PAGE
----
THE WEATHER.

The weather during the Christmas season has been of a wintry character, but not exactly the kind that people usually like to see at this time of the years. Following a spell of frosty weather, there was a considerable fall of snow on Friday last week. On Saturday morning rain came down for a time, and this gradually changed to snow, and when this began to accumulate in a partly melted condition, roads and footpaths were before nightfall inches deep in slush, making it most uncomfortable for people to get about to do their shopping. During the night the remaining snow became frozen, and the surface was covered with ice. This state of affairs continued till Thursday, when a thaw set in. Vehicular traffic on the ice-bound roads was carried on with difficulty, and pedestrians found it necessary to walk with the greatest care. The temperature was not particularly low, but the air was at times very raw, and only for a few moments occasionally was a glimpse of the sum obtainable. On Wednesday there was a dense fog.

A FOOD INVENTORY.

The Food Control Department is engaged on an inventory of the national stocks, resources, and expected supplies of each of the principal articles of food. This is a necessary preliminary to the devising of plans for the equitable distribution of food, and when the stock-taking is completed, as it will be shortly, the exact form of these plans in the way of preventing wasteful and extravagant misuse of food will be devised. Meatless days and sugar rationing will be first taken into consideration.

SEED POTATOES.—Arrangements have been made by the Board of Agriculture and Fisheries with the Treasury to finance a scheme for the distribution of seed potatoes. The President has invited the County War Agricultural Committees to request Borough and Urban Councils and Parish Councils to ascertain what quantity of seed potatoes is required in each village ; to collect cash with orders and to distribute seed. It is proposed that arrangements should be made to deliver the potatoes at convenient distributing centres in 1-cwt bags. Not more than 5-cwt may be supplied to each grower and the range of varieties will necessarily be limited

Green, John Henry. Died 26 Apr 1915

John Henry Green was baptised on 24 October 1880 at Newbold on Avon, the son of Thomas Green and Rhoda (nee Matthews). On their marriage in the same church in 1876, Thomas’ occupation was labourer and they both resided in Long Lawford.

In 1881 Thomas, an agricultural labourer, and Rhoda were living in Newton. Neither John nor his elder brother Thomas were listed with them on the census. By 1891 Thomas was an engine driver and the family were living in Catthorpe. John was aged 10 and there were three more children: George (9) and Sarah Ann (7). The family was still in Catthorpe in 1901, when John was a 20 year old labourer/carman.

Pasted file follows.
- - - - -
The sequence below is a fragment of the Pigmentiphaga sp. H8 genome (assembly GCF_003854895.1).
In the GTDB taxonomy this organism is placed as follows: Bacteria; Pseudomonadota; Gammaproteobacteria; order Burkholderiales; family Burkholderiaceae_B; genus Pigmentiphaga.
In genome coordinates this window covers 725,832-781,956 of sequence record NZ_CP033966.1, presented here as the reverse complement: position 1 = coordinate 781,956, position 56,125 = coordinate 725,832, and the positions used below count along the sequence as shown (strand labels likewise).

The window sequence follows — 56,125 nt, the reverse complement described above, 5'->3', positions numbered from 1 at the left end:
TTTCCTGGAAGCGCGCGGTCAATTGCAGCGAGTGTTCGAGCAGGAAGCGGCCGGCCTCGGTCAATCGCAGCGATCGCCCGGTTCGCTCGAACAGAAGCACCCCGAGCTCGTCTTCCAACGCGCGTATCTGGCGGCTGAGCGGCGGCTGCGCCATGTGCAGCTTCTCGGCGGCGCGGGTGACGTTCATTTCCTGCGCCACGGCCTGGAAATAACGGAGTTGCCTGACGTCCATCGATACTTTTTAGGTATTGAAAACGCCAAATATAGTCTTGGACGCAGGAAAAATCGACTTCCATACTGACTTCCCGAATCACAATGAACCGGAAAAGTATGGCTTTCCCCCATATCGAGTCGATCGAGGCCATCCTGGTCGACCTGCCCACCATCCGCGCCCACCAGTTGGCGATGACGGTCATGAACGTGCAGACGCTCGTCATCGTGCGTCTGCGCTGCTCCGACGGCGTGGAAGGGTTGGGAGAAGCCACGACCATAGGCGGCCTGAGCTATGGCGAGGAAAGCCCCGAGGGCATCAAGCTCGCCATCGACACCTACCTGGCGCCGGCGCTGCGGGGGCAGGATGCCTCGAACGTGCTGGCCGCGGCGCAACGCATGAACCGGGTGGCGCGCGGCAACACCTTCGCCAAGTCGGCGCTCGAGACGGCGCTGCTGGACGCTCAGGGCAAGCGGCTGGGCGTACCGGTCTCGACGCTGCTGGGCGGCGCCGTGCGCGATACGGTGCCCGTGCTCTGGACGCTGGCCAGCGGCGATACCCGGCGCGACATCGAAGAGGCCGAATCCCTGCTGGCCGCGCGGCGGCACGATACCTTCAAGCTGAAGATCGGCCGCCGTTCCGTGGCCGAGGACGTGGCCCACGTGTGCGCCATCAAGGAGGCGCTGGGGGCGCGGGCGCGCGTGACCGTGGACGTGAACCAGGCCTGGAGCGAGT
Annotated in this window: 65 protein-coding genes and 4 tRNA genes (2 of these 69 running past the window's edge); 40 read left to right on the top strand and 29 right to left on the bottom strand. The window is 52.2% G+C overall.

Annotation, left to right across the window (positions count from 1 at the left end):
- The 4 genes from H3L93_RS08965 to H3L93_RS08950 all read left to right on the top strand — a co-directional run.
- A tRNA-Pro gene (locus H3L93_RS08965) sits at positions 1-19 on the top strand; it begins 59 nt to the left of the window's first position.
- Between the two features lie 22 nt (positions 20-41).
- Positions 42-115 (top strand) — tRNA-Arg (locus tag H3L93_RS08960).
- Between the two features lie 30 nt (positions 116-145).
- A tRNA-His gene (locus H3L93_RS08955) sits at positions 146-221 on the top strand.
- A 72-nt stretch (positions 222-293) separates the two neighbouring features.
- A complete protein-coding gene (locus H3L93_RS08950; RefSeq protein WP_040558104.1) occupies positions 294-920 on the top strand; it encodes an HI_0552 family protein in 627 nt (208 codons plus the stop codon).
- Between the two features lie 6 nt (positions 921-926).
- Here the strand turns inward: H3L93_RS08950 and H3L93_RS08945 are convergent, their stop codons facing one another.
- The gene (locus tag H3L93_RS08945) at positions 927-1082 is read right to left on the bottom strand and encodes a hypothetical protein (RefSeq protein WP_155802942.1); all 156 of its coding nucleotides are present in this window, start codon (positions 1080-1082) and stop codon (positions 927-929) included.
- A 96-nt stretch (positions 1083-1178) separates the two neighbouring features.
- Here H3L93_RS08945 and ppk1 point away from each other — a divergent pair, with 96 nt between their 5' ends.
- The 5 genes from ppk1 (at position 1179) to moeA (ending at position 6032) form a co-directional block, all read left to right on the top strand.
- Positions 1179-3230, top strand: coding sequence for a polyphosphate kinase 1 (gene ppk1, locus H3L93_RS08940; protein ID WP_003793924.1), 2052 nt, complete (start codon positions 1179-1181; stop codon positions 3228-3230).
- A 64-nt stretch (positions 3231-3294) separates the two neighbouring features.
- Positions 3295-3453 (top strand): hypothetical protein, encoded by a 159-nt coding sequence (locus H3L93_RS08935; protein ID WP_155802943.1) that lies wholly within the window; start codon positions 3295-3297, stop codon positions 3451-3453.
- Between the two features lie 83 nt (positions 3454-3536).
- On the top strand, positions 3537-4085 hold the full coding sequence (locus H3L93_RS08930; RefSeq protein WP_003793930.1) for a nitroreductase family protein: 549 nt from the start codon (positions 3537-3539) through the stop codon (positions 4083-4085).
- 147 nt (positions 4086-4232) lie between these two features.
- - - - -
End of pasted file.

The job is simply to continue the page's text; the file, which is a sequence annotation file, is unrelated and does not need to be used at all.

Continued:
The following year John Henry Green married Elizabeth Annie P S Wheeler and by the 1911 census the couple were living in Catthorpe with their four children. John was a farm labourer.

It is not known when he joined the 7th Battalion, Leicestershire Regiment (regimental no. 16825), but he served for less than six months. We have been unable to find him on the medal rolls, so perhaps he never went abroad. He died in Tidworth Military Hospital on 26th April 1915 after an operation and was buried in Catthorpe Churchyard.

“There were many beautiful floral tributes, and in addition to those sent by the relatives, from the following friends:- “A” Company 7th Leicesters; N.C.O.’s and men of 7th Leicesters; A Friend; Alice and Bernard Robinson; His Village Friends; Mr & Mrs Nash and his Fellow Workmen on the Catthorpe Estate; Miss Emily Lloyd Spier.
Mrs Green, the widow, desires to thank all the parishioners and friends outside for their sympathy and kindness in her time of sorrow.”
(Rugby Advertiser 1 May 1915)

CWGC grave of John Henry Green in Catthorpe Churchyard

CWGC grave of John Henry Green in Catthorpe Churchyard

RUGBY REMEMBERS HIM

Gurney, John Thomas. Died 25 Apr 1915

John Thomas Gurney. Lance Corporal. 1st Btn Royal Warwickshire  Regiment.  Died 25th April 1915.

John Thomas was the son of James & Minnie Priscilla Gurney,  he was born December Qtr 1884 in Catthorpe Leicestershire.  James was born in Rugby and became a cattleman and herdsman in Catthorpe Leics.  He later returned to live in Rugby.

John was the eldest of 6 children, only 3 were to survive to 1911. He helped his father on the farm and in 1901 aged 16 he was recorded a “Cowman on Farm” in Catthorpe.

By 1911, John now aged 25 years and single, had enlisted  in the Army, the 1st  Btn Royal  Warwickshire Regiment, and was serving in India and Ceylon, with the rank of Lance Corporal.  Reg No 316. John died 25th April 1915 aged 31 years.

He is Remembered With Honours in The New Irish Farm Cemetery. West Vlaanderen Belgium.  Known to the troops as “Irish Farm” and contained 54 soldiers,  later to be enlarged as time passed.

He was awarded 3 medals; Victory Medal, British Medal and Clasp. Qualifying date 19th September 1915. Killed in Action.

 

RUGBY REMEMBERS HIM